MMB is not likely to be a regular feature here at R. Blues.  But the Jacko Wackosity of recent days has overshadowed all other news events, both great and small.

Here, then, we take note of the passing of another contemporary musician.

I'm sorry to say I never heard of Tim Krekel while he was alive.

Here is a song I've never heard before.  Very poignant.  Love the harmonies.  I suspect it will haunt me for a while.

Sunday, June 28, 2009

Sunday Music Blogging

Another selection from Kenton's London appearance in 1972.

A Little Minor Booze is composed and arranged by Willie Maiden.  I don't know who the alto soloist is.  I'm assuming Quin Davis, since he has it on the album, and the style is similar. Flugelhorn solo by Ray Brown.

One interesting detail on the arrangement is the syncopated scale passage at 4:05 - just before the bass trombone pedal at 4:11, has 2nd trombone ascending and 3rd trombone descending.  They cross somewhere near the middle (or maybe the top) of the bass clef.

Tuesday, June 23, 2009

I'd like to make a Cone Head Joke . . .

. . .but somehow, can't quite bring it together.

I don't have this blog to simply construct links to other blogs.*

But this is just so gob-stoppingly stupid, I can't stop myself.

Now, I must go hug a squid.

*That is, after all, Glenn Reynolds' job

Monday, June 22, 2009

Taking Stock

Anyone who has listened to me with half an ear any time in recent years knows I'm skeptical to the point of cynicism about the stock market.

Let's just say, there is a time to buy, and a time to sell.

Smart money might get it right. Dumb money usually gets it wrong. The DJIA, as of this writing is down about 2% on the day, but that is beside the point. Insiders have sold into this recent rally. Think what you will about corporate executives. They are more likely than anyone else to be informed, and that's about as good as being smart. They haven't sold like this since 2007. Let's see -- what happenend then?

And, who do you suppose has been buying . . .

Just Because

And we haven't had a fairy for a while. So here. Picture above from the linked website.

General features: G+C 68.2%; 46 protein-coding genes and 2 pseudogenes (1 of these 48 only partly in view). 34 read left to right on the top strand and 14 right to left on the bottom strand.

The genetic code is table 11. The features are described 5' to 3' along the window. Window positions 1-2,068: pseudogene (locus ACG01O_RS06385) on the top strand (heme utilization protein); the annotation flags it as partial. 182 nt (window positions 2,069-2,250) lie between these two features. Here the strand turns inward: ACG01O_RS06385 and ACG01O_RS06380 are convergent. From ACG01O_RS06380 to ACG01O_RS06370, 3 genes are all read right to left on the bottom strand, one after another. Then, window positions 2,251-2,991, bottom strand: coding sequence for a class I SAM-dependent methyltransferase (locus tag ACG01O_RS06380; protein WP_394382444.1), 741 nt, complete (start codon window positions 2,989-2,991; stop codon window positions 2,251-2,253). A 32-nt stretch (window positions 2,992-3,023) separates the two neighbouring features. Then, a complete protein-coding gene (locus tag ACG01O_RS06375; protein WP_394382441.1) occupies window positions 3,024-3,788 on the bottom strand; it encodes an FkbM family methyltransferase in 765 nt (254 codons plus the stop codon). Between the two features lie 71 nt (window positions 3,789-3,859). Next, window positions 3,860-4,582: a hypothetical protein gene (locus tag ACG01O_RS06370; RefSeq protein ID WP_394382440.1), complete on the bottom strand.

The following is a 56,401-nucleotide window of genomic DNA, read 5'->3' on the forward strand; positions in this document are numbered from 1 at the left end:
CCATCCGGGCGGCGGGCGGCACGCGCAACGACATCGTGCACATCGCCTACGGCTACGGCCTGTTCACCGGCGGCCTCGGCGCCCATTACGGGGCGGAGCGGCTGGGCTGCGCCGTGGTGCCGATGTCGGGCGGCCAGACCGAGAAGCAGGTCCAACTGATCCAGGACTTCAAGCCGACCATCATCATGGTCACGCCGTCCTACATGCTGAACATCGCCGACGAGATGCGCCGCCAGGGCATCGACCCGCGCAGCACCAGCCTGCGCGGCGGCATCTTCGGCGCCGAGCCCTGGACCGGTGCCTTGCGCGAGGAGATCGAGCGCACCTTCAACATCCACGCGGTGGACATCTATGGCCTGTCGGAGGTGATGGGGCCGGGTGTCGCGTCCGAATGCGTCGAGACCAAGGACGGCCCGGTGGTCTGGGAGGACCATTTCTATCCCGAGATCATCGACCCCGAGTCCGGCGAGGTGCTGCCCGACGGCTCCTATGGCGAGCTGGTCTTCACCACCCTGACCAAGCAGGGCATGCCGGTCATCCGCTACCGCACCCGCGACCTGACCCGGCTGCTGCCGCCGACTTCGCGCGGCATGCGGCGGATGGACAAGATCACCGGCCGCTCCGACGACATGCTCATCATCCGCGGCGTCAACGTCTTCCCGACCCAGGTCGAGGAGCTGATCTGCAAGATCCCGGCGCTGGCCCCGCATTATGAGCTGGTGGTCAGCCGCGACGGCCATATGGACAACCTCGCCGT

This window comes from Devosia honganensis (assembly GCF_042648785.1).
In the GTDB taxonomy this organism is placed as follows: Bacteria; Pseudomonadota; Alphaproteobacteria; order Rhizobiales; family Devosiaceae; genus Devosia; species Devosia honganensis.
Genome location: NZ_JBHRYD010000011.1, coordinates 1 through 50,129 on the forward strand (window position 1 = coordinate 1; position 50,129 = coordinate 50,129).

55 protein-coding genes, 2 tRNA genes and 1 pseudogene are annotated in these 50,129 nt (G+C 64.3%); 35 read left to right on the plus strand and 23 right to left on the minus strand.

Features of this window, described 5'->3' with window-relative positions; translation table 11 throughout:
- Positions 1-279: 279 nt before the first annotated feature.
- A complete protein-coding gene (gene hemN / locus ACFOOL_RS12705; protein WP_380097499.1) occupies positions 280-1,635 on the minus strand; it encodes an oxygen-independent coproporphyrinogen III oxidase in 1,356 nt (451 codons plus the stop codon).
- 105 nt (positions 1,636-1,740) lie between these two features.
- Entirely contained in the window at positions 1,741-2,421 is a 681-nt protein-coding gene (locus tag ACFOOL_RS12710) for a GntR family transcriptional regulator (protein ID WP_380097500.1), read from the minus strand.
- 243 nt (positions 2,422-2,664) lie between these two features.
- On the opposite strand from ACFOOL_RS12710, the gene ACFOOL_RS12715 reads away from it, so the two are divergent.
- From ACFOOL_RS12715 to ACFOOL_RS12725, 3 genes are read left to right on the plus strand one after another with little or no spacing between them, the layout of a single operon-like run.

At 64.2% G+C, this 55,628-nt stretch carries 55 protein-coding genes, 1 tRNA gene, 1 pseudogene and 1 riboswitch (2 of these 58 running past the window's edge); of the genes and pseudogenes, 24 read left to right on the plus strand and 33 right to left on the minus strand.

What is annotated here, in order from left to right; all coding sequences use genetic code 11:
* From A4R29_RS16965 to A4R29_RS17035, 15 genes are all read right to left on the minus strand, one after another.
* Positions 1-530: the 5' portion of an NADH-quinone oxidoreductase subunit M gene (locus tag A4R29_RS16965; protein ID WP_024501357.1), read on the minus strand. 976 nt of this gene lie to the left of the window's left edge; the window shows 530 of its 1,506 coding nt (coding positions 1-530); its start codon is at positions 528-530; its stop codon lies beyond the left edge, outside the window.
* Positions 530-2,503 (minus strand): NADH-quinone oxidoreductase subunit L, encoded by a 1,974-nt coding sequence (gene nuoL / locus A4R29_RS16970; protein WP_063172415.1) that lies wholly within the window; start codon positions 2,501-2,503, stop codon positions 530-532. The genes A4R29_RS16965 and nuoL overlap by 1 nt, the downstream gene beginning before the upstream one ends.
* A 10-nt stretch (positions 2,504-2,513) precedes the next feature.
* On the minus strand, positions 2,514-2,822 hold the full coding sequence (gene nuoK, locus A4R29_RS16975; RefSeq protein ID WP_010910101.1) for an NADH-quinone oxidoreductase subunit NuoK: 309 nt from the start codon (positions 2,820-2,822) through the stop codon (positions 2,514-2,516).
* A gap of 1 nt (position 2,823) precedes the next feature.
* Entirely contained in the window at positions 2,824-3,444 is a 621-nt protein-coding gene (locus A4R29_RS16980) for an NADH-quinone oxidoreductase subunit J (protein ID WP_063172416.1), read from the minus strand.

Sunday, June 21, 2009

Sunday Music Blogging

In the interest of full disclosure, I'll have to admit that I'm more than a little bit perplexed by my new acquaintance, J. But, a wise trombonist knows to take a good suggestion, and, after a rather rocky start, J offered one in the comments to last week's SMB.

So, this week, we feature Stan Kenton, and a look into his trombone section from a live performance in London in February, 1972. And, to introduce an arbitrary slant, I've decided to use in SMB only Kenton arrangements that I've actually performed. Here is one of the Strangest, and most difficult. At that time, I was playing third, and did not have the solo.

Chiapas is mostly in 5/4 time, but takes excursions into 7/4, and IIRC (it's been several years) 11/8 and 13/8 in the riffs following the improvised soprano sax and trumpet solos.

The trombone solo - written, not improvised - here features Dick Shearer, probably the edgiest trombonist I've ever heard.


Friday, June 19, 2009

Letter to a Columnist

Here is a recent article by the ever-wise Leonard Pitts, and my response to it.

Dear Mr. Pitts:

I enjoy reading your columns. You are a consistent voice of reason in a world that suffers from a severe lack of it.

I do have a disagreement with your column published locally in the Detroit Free Press this morning, titled "No Joking for Conservatives."

Sir, you are too much of a gentleman. Perhaps Mr. Datsyuk should share his Lady Bing* Trophy with you. You give historical conservatism credit for an intellectual coherence that never existed. Going back to Russell Kirk's 1953 epic, "The Conseravtive Mind," we find the pillars of the conservative mindset to be prejudice, ignorance, false choices, and magical thinking. I am not making this up - you only need to read the first 35 pages.

Further, President Reagan displayed every bit of the intellectual incoherence that his ideological heirs so proudly exhibit. It was Reagan who professed small government while it mushroomed around him, fiscal restraint while tripling the national debt, and foreign policy chaos - propping up Saddam Hussein while secretly arming the Iranians at war against him. The deaths of millions of people on both sides resulted from American weaponry and American financing.